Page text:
Als gevolg van de Dodd-Frank Act, aangenomen door het Amerikaanse Congres, zal een nieuwe verordening verbieden dat inwoners v/d VS edelmetalen vrij verhandelen, waaronder goud en zilver, ingaand vanaf vrijdag 15 juli 2011.
SAN FRANCISCO (MarketWatch) - A little -known form of gold investing used by some retail currency traders is disappearing, ahead of tighter regulations scheduled to go into effect next month.
Forex.com, a large retail foreign-exchange operation, on Friday told clients it will discontinue its gold and silver over-the-counter products marketed to retail investors who are U.S. residents. It asked investors to close their positions by July 15. Read a related blog post on Forex's move and brokerage's reaction.
"It is our interpretation that we just can't offer it legally" in response to regulatory provisions in the 2010 Dodd-Frank Act that kick in after July 15, said Alicia Brown, a spokeswoman for Gain Capital, the parent company of Forex.com. Get full coverage of Dodd-Frank.
The allure of gold as an alternative to paper currencies has helped propel the precious metal to record highs, alongside a surge in retail currency trading. Read more on retail currency trading.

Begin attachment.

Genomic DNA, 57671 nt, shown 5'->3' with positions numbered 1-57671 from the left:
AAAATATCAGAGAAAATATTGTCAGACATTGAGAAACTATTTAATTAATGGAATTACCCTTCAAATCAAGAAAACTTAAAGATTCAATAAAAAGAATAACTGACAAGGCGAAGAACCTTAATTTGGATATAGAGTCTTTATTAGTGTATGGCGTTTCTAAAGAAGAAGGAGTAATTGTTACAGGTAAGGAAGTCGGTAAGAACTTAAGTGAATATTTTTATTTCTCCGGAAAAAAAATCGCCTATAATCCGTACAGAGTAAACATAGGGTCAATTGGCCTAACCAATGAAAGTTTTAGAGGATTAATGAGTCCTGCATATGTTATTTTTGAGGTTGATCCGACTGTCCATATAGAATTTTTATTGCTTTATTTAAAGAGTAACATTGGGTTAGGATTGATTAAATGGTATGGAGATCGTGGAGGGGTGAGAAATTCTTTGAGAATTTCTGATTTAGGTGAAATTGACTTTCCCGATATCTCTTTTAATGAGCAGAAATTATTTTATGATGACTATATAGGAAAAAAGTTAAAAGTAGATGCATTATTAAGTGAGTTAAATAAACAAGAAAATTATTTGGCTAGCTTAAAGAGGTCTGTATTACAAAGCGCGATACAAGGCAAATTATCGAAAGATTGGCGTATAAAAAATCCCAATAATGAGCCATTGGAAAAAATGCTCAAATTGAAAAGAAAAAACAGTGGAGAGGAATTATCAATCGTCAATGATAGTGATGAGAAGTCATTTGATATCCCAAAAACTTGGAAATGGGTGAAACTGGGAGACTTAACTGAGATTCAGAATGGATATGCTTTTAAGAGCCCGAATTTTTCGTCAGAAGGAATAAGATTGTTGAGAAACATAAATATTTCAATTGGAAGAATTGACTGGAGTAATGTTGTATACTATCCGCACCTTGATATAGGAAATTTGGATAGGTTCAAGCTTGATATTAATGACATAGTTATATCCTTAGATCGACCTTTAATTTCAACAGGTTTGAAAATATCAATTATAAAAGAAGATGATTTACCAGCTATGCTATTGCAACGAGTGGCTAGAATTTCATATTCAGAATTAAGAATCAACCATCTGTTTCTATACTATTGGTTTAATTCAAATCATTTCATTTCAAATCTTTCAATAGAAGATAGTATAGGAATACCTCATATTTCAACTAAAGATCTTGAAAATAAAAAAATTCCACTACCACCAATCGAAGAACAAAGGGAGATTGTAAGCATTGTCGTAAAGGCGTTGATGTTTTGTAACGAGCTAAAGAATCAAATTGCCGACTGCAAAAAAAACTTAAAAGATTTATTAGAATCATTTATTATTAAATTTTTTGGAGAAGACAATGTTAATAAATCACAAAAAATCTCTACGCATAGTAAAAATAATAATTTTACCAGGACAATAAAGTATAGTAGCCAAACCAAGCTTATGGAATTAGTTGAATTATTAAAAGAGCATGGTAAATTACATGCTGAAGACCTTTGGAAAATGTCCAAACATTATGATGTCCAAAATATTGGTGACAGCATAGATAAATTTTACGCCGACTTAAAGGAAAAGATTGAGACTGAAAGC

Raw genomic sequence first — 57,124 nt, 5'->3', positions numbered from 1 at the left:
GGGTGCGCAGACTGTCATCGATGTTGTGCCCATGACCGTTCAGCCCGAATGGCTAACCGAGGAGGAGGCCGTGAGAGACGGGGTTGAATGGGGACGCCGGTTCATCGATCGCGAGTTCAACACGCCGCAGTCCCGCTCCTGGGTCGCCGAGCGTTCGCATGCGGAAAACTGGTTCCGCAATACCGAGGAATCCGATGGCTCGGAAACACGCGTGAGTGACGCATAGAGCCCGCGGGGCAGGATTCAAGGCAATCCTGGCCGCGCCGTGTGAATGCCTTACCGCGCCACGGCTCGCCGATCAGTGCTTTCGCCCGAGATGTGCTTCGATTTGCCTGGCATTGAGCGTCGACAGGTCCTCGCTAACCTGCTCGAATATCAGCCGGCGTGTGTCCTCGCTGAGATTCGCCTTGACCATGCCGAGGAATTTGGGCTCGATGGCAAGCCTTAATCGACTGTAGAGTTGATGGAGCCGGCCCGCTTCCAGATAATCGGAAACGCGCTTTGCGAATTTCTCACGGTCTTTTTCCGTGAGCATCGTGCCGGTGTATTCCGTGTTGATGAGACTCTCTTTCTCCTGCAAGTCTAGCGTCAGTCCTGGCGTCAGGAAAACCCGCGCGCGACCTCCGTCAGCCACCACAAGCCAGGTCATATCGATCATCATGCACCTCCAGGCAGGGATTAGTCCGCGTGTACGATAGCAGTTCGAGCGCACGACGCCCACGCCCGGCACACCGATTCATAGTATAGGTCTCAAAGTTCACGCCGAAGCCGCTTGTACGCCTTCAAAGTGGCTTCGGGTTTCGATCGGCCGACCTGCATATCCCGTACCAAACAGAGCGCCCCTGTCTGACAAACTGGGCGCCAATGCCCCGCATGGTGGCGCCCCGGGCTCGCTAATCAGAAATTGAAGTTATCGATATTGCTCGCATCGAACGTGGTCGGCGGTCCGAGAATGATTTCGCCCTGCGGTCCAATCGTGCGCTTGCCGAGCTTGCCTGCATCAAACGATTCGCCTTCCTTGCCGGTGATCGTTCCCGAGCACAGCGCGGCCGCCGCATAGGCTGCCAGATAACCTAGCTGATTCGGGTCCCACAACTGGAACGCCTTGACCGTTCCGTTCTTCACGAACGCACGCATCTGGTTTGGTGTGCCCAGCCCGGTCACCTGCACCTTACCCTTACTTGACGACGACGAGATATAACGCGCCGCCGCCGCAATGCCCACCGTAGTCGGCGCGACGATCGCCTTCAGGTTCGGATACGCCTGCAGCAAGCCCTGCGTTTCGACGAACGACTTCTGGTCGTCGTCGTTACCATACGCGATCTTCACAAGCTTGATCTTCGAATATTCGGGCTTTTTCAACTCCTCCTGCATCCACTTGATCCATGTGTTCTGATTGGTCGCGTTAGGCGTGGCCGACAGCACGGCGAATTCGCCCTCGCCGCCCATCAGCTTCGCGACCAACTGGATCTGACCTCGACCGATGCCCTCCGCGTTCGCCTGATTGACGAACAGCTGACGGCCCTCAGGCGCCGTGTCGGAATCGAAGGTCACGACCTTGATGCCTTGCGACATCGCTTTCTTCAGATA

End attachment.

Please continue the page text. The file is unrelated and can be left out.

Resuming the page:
Trading gold and silver over the counter -- bypassing a futures exchange -- offered investors a chance to enter a highly speculative, leveraged market that also left many investors at risk of fraud, according to one trade group.
"In order to trade, it needs to be done in a exchange, or it can't be done at all," said Dan Driscoll, a vice president with the National Futures Association.
The industry group asked Congress for such changes, due to numerous cases of fraud in such contracts. Doing business with a futures exchange offers retail investors more protections and transparency, he said.
Firms that "continue to offer these run the risk of government action," Driscoll said.
After July 15, commodities transactions between retail investors that are leveraged and not delivered in 28 days, must be conducted in a "designated contract market," a board of trade or exchange designated by the CFTC, according to the new rules.
Contracts fully paid for or delivered within 28 days, and commodity futures contracts trading on an exchange such as the CME Group /quotes/zigman/107063/quotes/nls/cme CME -0.0067% and others, will not be affected. Read more on gold futures.
Forex.com knew the requirements were scheduled to come into effect this July, a year after the act passed, and prior to the letter to clients Friday disclosed its intention to cease the products in filings, Gain Capital's Brown said
FXCM, another large retail foreign-exchange firm, has not offered the over-the-counter precious metals investments. There were clients that "on occasion" would ask for such products, but ultimately FXCM decided not to offer it, said spokeswoman Jaclyn Sales.
"Our bread and butter is (foreign-exchange) products," she said. "We looked into it ... and decided not to move forward" particularly after the Dodd-Frank Act passed, she said.